Long before the #MeToo movement exposed the pain and prevalence of sexual aggression and abuse, Tabitha Mpamira was deeply aware. At the age of 11, she had been a victim herself while living as a Rwandan refugee in neighboring Uganda. It was a traumatic experience that she kept buried until a return visit to Uganda many years later reopened the wound. Everywhere she went, she heard stories of children as young as four being repeatedly targeted for abuse.
“Young girls are sexually assaulted frequently and justice is rarely served. Seeing a 5-year-old being resilient, going to school, even with the knowledge that her grandfather infected her with the HIV virus…I was enraged. These children need more than another person lamenting angrily at their plight. They need someone to stand up for them in their lives. They need a voice. They deserve a voice.”
In 2015, Tabitha became a voice for these children by founding the EDJA Foundation, not only to combat child abuse, sexual assault and domestic violence in sub Saharan Africa, but also to tell the community, the legal system and the abusers that “ENOUGH IS ENOUGH!”
“I actually think my perpetrator is very influential in my purpose and my life. If it weren’t for [my own] horrendous experience, I wouldn’t have the zeal and passion for sexual-trauma healing that I do now.
The day I decided to start this work officially, it was that still voice that whispered ‘Why do you get the luxury to wait, when they are hurting now?’”
Tabitha credits her husband with making her feel safe enough to pursue her own healing from the trauma she experienced as a child, while pushing her to use her pain to help other victims.
“When going through this life-long process of “getting over” sexual trauma, triggers are unpredictable, the emotional toll is rather burdensome. It is my name on EDJA, but these [girls and women] are doing the work each day, just by waking up, and facing the pain, fear, anxiety, and depression that comes with the trauma.”
EDJA provides victims of sexual assault, whom Tabitha calls “fighters,” with medical attention and mental health counseling. It also economically empowers the victim’s guardians and educates the community, the police and health providers about eradicating abuse and the stigma that attaches to the victims.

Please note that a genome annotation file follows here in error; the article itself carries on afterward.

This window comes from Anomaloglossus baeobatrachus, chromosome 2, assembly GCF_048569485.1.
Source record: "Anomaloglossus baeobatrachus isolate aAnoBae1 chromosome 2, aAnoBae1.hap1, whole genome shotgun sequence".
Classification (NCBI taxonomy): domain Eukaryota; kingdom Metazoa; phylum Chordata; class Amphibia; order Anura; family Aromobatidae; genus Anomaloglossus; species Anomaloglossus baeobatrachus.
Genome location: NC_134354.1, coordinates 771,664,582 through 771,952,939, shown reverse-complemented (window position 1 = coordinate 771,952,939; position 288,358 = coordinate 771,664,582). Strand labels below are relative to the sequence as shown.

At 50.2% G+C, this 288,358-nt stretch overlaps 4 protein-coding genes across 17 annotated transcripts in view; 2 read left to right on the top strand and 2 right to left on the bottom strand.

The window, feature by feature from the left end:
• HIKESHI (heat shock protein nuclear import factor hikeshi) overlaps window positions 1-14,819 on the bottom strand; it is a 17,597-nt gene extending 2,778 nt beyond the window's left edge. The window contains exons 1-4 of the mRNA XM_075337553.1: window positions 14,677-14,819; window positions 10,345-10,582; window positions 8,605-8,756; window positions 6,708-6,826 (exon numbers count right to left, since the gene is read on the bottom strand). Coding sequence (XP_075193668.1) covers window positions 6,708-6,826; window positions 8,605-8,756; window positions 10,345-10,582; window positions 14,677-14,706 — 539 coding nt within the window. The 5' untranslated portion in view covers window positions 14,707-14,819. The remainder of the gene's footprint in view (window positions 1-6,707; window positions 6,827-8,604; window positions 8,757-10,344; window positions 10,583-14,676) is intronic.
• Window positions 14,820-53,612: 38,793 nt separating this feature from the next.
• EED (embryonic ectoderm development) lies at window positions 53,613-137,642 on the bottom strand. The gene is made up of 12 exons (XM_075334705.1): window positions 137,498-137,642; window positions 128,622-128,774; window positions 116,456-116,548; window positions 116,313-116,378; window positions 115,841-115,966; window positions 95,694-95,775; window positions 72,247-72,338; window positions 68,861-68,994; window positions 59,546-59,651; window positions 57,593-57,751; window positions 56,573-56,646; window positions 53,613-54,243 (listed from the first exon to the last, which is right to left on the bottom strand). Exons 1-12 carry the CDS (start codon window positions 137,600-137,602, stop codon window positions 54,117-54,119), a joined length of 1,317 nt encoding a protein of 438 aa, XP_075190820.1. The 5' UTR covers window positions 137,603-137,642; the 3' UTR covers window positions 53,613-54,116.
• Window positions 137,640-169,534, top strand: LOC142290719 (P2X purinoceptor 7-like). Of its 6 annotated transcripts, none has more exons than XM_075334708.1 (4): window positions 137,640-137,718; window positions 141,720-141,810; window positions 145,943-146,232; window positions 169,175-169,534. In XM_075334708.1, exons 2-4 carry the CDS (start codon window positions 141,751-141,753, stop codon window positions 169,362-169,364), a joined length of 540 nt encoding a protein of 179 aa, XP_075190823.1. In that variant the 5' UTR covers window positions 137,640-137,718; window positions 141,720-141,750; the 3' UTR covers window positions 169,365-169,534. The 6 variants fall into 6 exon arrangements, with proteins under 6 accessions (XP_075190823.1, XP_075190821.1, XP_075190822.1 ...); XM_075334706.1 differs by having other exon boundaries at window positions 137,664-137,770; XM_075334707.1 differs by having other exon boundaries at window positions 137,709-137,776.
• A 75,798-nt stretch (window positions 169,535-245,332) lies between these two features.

“These young fighters, had the courage to tell someone and I did not.”
Witnessing their resilience, she adds, has made her feel “deeply humbled and grateful for life.”
Today, Tabitha is a wife and mother of four, and a doctoral candidate in Clinical Psychology, specializing in sexual trauma. She envisions a society where every woman and child is safe and protected from abuse. She hopes that the work of the EDJA Foundation, which she named for two inspiring women in her life, will move sub-Saharan Africa closer to that goal.
“My mother, Edith, dedicated her life to being a voice for the voiceless and standing up for what is right; and my mother-in-law, Janet, has survived a life of poverty and domestic violence. Through prayer and strength of will, she has managed to care for and nurture everyone around her.”
In her journey from Rwanda to Uganda, and then to the United States at age 14, Tabitha’s experiences have transformed her into a truly global citizen driven by a deeply personal mission.
“It’s my responsibility and obligation to be part of social change; to bring healing and create space for light in every individual I meet.”
If you would like to help EDJA eradicate sexual abuse of children, go to www.edjafoundation.org